In 1967, a twenty-five-year-old refugee named Bashir Khairi traveled from the Palestinian hill town of Ramallah to Ramla, Israel, with a goal: to see the beloved stone house with the lemon tree in its backyard that he and his family had been forced to leave nineteen years earlier. When he arrived, he was greeted by one of its new residents: Dalia Eshkenazi Landau, a nineteen-year-old Israeli college student whose family had fled Europe following the Holocaust. She had lived in that house since she was eleven months old.
On the stoop of this shared house, Dalia and Bashir began a surprising friendship, forged in the aftermath of war and later tested as political tensions ran high and Israelis and Palestinians each asserted their own right to live on this land. Adapted from the award-winning adult book and based on Sandy Tolan's extensive research and reporting, The Lemon Tree is a deeply personal story of two people seeking hope, transformation, and home.
“Through broad sweeps of narrative going back and forward in time, Tolan's sensitively told, eminently fair-minded narrative closes with a return to that lemon tree and its promise of reconciliation. Humane and literate--and rather daring in suggesting that the future of the Middle East need not be violent.” —Kirkus Reviews, starred review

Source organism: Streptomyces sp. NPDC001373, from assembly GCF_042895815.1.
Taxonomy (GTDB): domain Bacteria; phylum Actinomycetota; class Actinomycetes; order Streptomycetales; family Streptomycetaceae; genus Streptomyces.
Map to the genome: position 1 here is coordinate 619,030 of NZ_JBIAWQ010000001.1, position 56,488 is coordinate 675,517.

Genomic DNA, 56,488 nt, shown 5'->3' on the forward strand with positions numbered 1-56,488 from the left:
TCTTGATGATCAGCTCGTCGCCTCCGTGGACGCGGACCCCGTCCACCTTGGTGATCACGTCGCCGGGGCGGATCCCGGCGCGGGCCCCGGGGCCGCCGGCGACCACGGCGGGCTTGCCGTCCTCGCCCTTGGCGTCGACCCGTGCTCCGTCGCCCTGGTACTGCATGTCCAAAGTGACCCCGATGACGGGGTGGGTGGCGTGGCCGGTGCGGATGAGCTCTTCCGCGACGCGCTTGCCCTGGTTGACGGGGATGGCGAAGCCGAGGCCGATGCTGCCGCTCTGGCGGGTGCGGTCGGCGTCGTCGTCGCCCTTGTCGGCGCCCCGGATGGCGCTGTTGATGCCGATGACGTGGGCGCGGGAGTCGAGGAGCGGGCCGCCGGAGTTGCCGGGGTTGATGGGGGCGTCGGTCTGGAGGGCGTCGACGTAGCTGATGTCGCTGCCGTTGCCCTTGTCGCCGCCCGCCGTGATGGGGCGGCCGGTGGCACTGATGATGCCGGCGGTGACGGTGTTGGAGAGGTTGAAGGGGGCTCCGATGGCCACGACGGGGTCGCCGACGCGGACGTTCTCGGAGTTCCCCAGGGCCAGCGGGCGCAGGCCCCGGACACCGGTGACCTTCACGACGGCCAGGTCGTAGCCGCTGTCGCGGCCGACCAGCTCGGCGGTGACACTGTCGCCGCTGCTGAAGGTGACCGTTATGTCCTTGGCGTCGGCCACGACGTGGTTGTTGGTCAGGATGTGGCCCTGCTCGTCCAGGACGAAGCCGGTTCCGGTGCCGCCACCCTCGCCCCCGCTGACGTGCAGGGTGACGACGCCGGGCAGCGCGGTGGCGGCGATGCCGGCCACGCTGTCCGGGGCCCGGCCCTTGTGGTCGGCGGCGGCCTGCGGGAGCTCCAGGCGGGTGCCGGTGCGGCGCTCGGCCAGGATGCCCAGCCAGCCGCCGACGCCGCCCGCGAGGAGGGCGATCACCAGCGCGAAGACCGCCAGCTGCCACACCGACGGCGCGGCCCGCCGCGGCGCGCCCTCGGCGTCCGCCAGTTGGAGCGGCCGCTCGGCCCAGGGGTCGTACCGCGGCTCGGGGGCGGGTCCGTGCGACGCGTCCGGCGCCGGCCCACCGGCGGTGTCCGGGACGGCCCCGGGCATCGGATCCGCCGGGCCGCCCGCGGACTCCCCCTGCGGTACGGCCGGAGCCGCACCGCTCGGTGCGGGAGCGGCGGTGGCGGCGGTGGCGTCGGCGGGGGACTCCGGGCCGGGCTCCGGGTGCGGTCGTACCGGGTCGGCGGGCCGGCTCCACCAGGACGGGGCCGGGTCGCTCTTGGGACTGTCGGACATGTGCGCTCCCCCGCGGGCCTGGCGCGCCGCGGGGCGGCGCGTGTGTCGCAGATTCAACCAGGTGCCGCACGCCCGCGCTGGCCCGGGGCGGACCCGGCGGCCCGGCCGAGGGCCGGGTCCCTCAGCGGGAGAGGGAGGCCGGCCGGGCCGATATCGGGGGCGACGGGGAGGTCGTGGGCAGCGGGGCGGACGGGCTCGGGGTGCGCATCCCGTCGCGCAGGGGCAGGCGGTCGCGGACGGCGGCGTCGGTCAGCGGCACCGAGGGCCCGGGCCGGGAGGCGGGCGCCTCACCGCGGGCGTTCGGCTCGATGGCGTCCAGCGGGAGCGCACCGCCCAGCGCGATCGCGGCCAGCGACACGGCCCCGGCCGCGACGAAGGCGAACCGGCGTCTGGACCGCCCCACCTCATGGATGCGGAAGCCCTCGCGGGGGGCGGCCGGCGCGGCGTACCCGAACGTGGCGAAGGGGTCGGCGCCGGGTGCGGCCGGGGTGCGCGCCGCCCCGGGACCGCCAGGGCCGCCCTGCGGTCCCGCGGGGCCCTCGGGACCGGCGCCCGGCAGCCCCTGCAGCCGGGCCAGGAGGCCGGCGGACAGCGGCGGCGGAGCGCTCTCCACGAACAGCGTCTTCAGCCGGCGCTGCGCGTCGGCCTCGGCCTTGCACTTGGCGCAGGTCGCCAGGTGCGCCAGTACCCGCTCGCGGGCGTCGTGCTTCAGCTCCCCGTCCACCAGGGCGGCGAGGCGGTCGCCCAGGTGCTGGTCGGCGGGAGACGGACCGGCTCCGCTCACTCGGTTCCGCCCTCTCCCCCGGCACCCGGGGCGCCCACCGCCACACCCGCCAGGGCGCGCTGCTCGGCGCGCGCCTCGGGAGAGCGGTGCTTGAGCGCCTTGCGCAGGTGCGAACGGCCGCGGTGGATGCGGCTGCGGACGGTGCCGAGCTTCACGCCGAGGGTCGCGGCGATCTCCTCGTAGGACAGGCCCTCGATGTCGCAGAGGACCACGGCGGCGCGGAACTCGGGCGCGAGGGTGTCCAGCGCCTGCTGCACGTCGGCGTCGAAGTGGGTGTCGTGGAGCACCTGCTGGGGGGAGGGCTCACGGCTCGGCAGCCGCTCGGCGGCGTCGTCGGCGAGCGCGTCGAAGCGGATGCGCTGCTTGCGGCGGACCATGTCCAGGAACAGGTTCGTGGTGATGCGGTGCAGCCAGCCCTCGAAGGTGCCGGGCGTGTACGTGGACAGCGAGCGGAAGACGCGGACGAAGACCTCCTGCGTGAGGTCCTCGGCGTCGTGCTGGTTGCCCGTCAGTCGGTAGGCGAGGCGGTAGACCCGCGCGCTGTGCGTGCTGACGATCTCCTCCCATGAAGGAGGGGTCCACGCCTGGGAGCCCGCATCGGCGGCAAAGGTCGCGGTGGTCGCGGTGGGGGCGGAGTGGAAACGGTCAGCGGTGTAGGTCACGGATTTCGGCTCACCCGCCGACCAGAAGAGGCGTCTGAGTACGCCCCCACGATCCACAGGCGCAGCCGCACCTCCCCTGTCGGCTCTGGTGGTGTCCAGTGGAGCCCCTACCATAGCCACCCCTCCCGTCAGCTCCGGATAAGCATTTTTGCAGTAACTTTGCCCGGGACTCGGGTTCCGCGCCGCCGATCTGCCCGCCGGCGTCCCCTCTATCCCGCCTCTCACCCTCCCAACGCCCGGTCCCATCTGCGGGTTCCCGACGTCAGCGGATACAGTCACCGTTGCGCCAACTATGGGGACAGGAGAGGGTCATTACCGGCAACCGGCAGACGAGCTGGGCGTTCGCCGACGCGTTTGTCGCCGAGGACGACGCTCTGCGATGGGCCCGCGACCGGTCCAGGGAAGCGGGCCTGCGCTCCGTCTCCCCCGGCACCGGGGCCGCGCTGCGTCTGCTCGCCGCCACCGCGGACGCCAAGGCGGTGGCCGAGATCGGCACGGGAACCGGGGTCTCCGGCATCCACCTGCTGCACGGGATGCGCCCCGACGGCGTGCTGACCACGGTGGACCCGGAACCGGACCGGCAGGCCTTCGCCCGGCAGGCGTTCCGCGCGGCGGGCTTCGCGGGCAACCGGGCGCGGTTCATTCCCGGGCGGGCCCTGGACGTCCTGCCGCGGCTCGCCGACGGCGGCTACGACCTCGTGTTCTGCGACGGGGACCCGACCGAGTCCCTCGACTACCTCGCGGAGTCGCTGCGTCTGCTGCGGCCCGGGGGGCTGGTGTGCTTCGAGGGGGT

“Moving, well-crafted . . . readers will experience one of the world's most stubborn conflicts firsthand.” —Publishers Weekly, starred review
“[Tolan] sensitively describes the tough friendship between Dalia Eshkenazi Landau, the daughter of Romanian Jewish immigrants who settled in Ramla, and Palestinian Bashir Khairi, who in 1967 knocked on her door to look at the house his family lost when it was forced to flee in 1948 . . . Tolan uses the beloved backyard lemon tree to drive home the shared humanity of the successive inhabitants of one home.” —LA Review of Books
“Tolan weaves together dramatically different perceptions of the conflict and its context and explains how the lemon tree grew to become a powerful symbol of home.” —NPR.org
“A balanced presentation of the issues. . . . puts a very human face on a centuries-old conundrum.” —School Library Connection
“[A] compelling narrative. . . Tolan makes an incredibly complicated topic comprehensible, creating empathy and understanding for people on both sides of the conflict.” —School Library Journal